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For much of the twentieth century contemporary art has been displayed in the aseptic white space of museums, or in the commercial context of the art gallery. A new generation of curators in Milan led by Luisa Castellini and Ronald Lewis Facchinetti are working hard to change that. Through IterArs, an online reservation platform they created, they promote art exhibits and studio crawls at selected artist studios throughout Milano.

“We are first and foremost interested in guaranteeing a powerful aesthetic experience to our visitors” says Ronald Lewis Facchinetti. Each IterArs artist dedicates some studio space to an exhibition of his works in the studio. “It is a very exciting time for contemporary art” adds Luisa Castellini, “we are bringing curatorial practices of contemporary art to the very place in which it is produced”. Each studio exhibit is private and a time slot must be reserved. “Art requires intimacy” says Ronald, “our online reservation platform makes it very easy and efficient to book studio appointments”.

April’s IterArs studio exhibits in Milano include “La Linea Rossa” at Fabio Giampietro’s atelier (see below, number 2). His paintings of a dense, dark Milan are contrasted to Alan Maglio’s photographs of some of its immigrants. Not to be missed is Mark Kalinka’s studio and his “Le Parole Sono Importanti” (see below, number 5), a body of work in which images of famous authors emerge from thick, layered text. In his downtown atelier, Giovanni Manzoni presents “Un Viaggio Lungo un Disegno” (see below, number 4): a collection of drawings dedicated to famous travelers from Marco Polo to Jules Verne. In his studio, Giacomo Spazio presents “Favorite Things” (see below, number 3): new paintings from the artist inserted into a collective of works he selected from the pop, underground and punk art scenes in Milan. Finally, Daniela Novello presents “Il Giorno Imperfetto” in her studio (see below, number 1). A series of installations regarding Aldo Moro’s kidnapping: one of Italy’s darkest hours.

1. Daniela Novello: Il giorno Imperfetto

1 Daniela Novello Il giorno Imperfetto
1. Daniela Novello Il giorno Imperfetto

Her musing on the political implications of Aldo Moro’s kidnapping and murder in 1978 takes the shape of lead sculptures. Lead, as the “Years of Lead” and turmoil which gripped Italy between the 1960s and the 1980s. We encounter the leaden flag of the Red Brigades. A plumbean reconstruction of the car seats upon which Moro’s dead body was found. A dramatic page of Italy’s history, salvaged from the collective imagination and transferred onto solid matter. Daniela Novello shares her Atelier with her sister, Patrizia Novello, an established artist in a large space in the Bovisa area.
M3 (yellow line) Dergano
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2. Fabio Giampietro & Alan Maglio: La Linea Rossa

2. Fabio Giampietro Alan Maglio la Linea Rossa
2. Fabio Giampietro e Alan Maglio: La linea rossa

Searing streetscapes. Cement constructions. Metropolitan moods captured by Fabio Giampietro as they intersect the gaze of Alan Maglio’s subjects. As worry lines meet urban patterns, they merge in a symbolic “Red Line”. This, the name of the show, points to a connection between Giampietro’s monochrome streets and the values embodied in Maglio’s portraits, somehow leading in the direction of change, and multicultural vistas beyond. Fabio Giampietro and Alan Maglio share a large studio in northern Milan.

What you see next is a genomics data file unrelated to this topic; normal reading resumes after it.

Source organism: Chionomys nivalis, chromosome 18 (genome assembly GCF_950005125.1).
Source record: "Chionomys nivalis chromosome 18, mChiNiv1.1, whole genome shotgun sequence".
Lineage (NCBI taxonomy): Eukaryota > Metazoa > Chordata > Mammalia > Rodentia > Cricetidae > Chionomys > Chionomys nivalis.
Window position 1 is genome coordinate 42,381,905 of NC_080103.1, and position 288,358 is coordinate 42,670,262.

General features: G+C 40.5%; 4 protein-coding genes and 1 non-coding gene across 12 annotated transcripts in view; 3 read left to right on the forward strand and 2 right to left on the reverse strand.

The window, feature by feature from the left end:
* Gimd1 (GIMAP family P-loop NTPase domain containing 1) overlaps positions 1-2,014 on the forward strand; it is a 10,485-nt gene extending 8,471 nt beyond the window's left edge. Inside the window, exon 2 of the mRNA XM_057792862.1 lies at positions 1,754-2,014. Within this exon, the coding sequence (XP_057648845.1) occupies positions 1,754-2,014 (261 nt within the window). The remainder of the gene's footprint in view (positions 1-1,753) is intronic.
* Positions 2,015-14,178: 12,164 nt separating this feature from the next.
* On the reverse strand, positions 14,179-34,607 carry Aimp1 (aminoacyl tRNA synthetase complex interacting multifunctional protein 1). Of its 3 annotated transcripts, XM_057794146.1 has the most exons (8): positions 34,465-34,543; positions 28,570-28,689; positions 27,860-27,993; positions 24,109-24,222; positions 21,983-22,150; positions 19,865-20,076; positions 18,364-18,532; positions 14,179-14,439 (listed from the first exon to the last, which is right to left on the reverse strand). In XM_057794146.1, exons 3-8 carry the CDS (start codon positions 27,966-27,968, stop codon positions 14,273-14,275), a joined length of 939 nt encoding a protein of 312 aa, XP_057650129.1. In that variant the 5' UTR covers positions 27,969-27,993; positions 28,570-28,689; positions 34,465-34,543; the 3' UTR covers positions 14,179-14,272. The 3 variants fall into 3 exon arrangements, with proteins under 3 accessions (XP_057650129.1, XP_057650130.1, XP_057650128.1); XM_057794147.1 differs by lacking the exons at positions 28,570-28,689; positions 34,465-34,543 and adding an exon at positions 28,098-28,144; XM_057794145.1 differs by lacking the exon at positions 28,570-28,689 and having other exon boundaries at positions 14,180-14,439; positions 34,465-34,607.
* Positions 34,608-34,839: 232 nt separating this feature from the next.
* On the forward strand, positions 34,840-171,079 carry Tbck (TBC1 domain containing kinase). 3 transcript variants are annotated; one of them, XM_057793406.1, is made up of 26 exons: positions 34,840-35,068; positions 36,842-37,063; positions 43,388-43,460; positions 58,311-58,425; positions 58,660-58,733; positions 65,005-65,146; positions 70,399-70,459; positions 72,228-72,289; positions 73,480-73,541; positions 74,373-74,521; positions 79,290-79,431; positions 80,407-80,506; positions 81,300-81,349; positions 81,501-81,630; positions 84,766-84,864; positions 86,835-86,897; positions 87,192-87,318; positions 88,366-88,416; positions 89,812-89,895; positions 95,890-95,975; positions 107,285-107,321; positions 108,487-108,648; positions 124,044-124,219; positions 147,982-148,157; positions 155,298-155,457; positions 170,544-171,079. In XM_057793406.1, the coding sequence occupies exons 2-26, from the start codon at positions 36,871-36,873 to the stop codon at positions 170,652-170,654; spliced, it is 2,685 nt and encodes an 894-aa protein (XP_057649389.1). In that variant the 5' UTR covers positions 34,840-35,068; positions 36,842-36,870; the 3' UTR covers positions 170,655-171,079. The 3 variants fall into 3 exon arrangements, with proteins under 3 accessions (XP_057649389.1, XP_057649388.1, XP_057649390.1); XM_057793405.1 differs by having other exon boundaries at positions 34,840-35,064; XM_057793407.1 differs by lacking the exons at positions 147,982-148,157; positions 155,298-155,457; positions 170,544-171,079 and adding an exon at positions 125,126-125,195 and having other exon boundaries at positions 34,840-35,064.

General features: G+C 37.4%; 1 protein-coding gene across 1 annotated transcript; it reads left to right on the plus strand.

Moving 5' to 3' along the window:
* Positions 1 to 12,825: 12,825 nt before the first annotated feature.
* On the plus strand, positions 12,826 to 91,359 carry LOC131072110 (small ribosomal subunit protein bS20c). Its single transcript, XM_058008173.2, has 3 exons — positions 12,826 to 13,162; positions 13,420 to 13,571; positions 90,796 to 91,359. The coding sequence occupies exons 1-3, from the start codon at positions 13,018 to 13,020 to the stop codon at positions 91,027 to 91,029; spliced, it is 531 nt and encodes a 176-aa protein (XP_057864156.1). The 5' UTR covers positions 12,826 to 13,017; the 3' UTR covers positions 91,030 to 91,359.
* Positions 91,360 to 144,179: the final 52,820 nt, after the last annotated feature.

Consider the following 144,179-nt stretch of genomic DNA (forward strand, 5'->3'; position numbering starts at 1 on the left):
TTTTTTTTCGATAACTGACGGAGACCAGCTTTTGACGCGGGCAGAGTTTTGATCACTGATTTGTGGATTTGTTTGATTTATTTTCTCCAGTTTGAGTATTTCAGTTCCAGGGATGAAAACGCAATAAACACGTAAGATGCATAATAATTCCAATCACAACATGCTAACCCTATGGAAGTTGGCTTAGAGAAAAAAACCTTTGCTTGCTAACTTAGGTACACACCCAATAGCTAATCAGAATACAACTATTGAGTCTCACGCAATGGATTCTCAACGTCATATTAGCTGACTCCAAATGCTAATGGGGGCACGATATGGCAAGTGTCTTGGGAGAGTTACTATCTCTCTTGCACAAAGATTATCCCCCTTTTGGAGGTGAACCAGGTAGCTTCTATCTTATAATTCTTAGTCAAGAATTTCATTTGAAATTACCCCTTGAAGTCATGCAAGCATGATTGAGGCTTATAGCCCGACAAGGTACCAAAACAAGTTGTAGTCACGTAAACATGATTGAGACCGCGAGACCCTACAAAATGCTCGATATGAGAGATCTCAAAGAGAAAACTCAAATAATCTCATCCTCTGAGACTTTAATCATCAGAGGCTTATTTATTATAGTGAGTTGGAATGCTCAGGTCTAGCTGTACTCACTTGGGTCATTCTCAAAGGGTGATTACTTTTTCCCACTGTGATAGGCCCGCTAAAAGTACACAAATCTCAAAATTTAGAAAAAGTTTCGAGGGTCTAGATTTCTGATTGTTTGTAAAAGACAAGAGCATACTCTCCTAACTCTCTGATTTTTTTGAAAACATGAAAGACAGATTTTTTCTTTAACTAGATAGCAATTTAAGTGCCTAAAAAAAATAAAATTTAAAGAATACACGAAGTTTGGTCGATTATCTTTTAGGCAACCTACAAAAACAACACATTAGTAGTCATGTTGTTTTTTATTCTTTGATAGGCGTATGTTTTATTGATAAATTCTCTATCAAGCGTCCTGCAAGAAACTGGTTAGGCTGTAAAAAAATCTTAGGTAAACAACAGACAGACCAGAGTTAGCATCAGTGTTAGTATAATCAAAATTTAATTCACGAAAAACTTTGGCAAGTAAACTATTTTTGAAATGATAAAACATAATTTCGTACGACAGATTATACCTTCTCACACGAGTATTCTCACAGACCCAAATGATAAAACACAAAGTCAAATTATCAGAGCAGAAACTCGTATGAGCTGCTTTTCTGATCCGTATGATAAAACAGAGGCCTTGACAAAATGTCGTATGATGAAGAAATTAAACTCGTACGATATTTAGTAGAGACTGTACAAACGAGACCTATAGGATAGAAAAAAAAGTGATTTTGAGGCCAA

M5 (purple line) Istria
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3. Giacomo Spazio: My Favorite Things

3 Giacomo Spazio My Favorite Things
3. Giacomo Spazio: My favorite things

An “other-where” of the imagination, where vinyl covers from the 1970s collide with Disney cartoons, magazines, photographs, fanzines. Giacomo Spazio’s work is like a punk attack on pop. Creations by a multitude of friends surround this oeuvre: Guido Borso and Martina Merlini, Eliot and Elvezio Ghidoli, BR1’s take on immigration and the tribal echoes of SLMSTR (“Solomostri”). Giacomo Spazio created his studio by resurrecting a small shop and transforming it into a cozy exhibit/work space.
M1 (red line) Turro
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4. Giovanni Manzoni: Un viaggio Lungo un Disegno

4. Giovanni Manzoni: Un viaggio Lungo un Disegno
4. Giovanni Manzoni: Un viaggio lungo un disegno

Travel is the topic of this exhibit of drawings large and small. Works are inspired by the chronicles of Marco Polo, Nikola Tesla’s enquires into the mysteries of the electromagnetic field, the introspective exploring of Jean-Dominique Bauby, the fantastical adventures of Jules Verne: human knowledge and conscience through the centuries. Manzoni works and exhibits in a delightful studio in the heart of Milan, nestled among the Liberty villas of Porta Venezia, the decorations of Casa Galimberti and the wrought-iron balconies of Casa Guazzoni.
M1 (red line) Porta Venezia
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5. Marc Kalinka: Le Parole Sono Importanti

5. Marc Kalinka: Le parole sono importanti

Kalinka’s latest project revolves around words. Literary, dramatic, the words which make a biography, or an entire live . The religious Word. The Word as a promise or engagement. The spoken word and words un-spoken, maybe unspeakable. On display in the “white cube” area of his interesting atelier are large images of the literary authors, from Dostoevsky to Heinrich Böll, which emerge from a cloud of their tiny, dense and textured words.
M5 (purple line) Monumentale
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